Something else to consider is cross-selling. An extremely valuable book of business is one where cross-selling opportunities can be easily and quickly identified. This blog outlines how to identify and act upon cross-selling opportunities immediately.

5. You have a client communication plan.

Whether the potential buyer plans to use it or not, can you show that you’ve used a consistent client communication plan?

Do you have touchpoints identified and emails automated to go out to clients for important events like birthdays and policy renewals? This is something insurance agencies ask about a lot: how can I better communicate with clients to increase my retention rate? When is the appropriate time to reach out clients?

Lastly, could the buyer pick up this plan to ensure they give your clients the same level of service you’ve provided? If so, this will make the transition smoother for your clients and the buyer.

Creating a Valuable Book of Business

There is so much more that goes into selling or passing on your insurance agency, but these 5 items we covered are a few things to check off to be sure buyers will be interested or your family member who is taking it over will be equipped to begin immediately where you left off.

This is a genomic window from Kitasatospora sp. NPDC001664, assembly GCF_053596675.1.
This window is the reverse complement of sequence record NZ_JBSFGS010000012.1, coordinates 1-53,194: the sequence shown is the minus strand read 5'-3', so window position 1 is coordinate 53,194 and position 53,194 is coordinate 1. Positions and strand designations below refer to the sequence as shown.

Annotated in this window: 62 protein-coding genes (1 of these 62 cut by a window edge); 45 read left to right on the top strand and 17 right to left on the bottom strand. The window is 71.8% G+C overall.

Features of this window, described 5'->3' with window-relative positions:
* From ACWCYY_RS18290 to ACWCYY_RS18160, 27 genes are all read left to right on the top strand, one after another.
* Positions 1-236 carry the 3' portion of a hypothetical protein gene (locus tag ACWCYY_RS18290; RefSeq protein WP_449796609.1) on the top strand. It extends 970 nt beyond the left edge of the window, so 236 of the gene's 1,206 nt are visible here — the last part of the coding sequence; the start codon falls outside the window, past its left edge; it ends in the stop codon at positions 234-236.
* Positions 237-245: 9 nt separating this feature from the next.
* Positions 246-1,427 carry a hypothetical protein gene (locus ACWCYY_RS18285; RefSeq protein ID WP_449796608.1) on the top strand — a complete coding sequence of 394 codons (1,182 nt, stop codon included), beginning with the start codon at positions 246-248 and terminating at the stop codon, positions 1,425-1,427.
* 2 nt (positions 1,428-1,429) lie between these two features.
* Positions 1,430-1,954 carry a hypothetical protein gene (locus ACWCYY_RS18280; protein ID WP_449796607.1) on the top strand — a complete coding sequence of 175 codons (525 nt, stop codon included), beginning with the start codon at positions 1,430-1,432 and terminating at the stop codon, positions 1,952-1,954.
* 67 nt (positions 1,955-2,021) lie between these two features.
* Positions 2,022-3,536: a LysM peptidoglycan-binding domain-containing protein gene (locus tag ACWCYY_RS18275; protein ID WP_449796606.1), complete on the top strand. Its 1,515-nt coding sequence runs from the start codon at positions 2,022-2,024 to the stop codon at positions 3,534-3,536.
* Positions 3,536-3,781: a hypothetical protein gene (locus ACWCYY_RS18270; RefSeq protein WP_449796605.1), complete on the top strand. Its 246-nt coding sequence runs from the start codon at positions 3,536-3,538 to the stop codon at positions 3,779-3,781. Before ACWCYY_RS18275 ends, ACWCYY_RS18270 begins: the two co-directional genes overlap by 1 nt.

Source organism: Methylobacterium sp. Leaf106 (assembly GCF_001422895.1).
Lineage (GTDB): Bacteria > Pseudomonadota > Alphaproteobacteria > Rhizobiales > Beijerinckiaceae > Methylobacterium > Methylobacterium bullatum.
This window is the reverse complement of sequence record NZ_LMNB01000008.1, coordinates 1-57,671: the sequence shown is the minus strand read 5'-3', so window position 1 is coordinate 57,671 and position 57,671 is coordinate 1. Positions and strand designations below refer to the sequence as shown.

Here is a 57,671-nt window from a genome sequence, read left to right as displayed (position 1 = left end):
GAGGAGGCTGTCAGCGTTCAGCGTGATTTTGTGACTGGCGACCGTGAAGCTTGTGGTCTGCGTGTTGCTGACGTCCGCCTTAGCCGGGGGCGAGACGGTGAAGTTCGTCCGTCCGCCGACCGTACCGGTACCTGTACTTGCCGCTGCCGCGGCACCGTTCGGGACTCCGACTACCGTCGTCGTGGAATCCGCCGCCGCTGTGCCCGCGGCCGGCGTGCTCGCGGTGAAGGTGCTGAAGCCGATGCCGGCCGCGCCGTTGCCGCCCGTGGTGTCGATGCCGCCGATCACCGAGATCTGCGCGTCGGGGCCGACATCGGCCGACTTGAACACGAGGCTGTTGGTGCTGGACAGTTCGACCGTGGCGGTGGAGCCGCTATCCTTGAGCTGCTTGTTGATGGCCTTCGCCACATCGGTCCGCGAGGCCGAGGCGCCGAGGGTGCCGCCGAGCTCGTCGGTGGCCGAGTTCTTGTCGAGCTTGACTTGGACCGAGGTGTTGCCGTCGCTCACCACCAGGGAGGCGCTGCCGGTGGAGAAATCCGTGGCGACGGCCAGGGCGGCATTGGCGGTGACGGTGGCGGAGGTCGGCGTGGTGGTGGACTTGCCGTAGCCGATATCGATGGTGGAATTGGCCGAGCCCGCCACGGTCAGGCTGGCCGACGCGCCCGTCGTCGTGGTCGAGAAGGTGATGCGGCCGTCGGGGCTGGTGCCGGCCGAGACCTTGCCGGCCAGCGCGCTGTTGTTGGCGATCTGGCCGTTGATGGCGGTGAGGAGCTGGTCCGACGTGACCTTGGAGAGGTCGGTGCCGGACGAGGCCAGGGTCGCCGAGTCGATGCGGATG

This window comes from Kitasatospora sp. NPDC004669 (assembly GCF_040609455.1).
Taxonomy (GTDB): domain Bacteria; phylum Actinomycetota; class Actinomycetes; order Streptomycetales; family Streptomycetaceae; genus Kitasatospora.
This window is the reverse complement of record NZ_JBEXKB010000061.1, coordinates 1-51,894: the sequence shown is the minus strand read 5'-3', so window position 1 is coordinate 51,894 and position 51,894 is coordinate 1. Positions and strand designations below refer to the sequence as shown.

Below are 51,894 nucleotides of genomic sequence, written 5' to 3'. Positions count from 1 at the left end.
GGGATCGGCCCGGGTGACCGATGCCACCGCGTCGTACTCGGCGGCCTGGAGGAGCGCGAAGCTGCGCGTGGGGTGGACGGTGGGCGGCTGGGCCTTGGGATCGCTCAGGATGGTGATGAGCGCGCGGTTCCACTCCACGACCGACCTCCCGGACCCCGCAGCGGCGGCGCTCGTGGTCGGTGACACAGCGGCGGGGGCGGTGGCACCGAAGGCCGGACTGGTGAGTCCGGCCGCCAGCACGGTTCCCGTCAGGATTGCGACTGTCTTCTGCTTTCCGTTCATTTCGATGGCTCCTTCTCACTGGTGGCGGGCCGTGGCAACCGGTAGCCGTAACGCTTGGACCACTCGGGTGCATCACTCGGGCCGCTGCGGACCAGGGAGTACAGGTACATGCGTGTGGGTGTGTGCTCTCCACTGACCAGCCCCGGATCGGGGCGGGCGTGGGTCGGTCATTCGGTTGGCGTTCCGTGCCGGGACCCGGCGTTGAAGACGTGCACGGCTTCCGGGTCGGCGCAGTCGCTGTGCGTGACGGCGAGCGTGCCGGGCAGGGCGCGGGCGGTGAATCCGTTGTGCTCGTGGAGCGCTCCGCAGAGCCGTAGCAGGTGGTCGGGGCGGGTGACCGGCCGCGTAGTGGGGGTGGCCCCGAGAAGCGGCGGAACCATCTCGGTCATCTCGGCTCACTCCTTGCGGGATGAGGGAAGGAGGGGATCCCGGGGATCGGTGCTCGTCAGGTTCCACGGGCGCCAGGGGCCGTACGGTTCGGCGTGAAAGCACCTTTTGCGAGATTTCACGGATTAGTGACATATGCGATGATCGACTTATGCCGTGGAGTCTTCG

Overall, creating a valuable book of business relies on your discipline with your data. Ensure you have a safe, sustainable place to house your data and run your book of business from. Doing this makes your life easier when you’re still selling and servicing, and it also increases the likelihood your book will sell when the time comes.

If you want to dive deeper into creating a valuable book of business, check out our eBook: A Valuable Book of Business: Preparing for sale, transfer, or growth in your agency.

Want to Learn More About Agency Management Systems?

AgencyBloc is an agency management system that helps life and health insurance agencies grow their business with an industry-specific CRM, commissions processing, and integrated business and marketing automation. Schedule a live, one-on-one demo to see if it might be the right fit for your agency.

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Kelsey Rosauer

By Kelsey Rosauer on March 5, 2019 in Database Management

Kelsey is the Brand Manager at AgencyBloc. She plans and creates educational resources to help insurance agencies organize, automate & grow their business. Favorite quote: "I am convinced that life is 10% what happens to me and 90% how I react to it." —Charles R. Swindoll  More articles